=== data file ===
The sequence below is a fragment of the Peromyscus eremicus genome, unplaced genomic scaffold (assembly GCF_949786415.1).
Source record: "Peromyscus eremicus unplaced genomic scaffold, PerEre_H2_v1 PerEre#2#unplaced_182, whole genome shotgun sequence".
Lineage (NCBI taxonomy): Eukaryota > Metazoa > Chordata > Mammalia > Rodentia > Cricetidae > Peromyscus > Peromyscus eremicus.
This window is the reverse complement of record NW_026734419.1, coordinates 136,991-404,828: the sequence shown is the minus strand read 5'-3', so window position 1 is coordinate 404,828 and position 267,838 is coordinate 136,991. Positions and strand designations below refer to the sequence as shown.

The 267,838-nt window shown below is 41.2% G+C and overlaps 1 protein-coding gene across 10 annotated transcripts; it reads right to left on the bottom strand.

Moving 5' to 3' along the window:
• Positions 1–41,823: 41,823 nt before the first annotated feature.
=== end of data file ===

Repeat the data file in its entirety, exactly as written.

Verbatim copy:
The sequence below is a fragment of the Peromyscus eremicus genome, unplaced genomic scaffold (assembly GCF_949786415.1).
Source record: "Peromyscus eremicus unplaced genomic scaffold, PerEre_H2_v1 PerEre#2#unplaced_182, whole genome shotgun sequence".
Lineage (NCBI taxonomy): Eukaryota > Metazoa > Chordata > Mammalia > Rodentia > Cricetidae > Peromyscus > Peromyscus eremicus.
This window is the reverse complement of record NW_026734419.1, coordinates 136,991-404,828: the sequence shown is the minus strand read 5'-3', so window position 1 is coordinate 404,828 and position 267,838 is coordinate 136,991. Positions and strand designations below refer to the sequence as shown.

The 267,838-nt window shown below is 41.2% G+C and overlaps 1 protein-coding gene across 10 annotated transcripts; it reads right to left on the bottom strand.

Moving 5' to 3' along the window:
• Positions 1–41,823: 41,823 nt before the first annotated feature.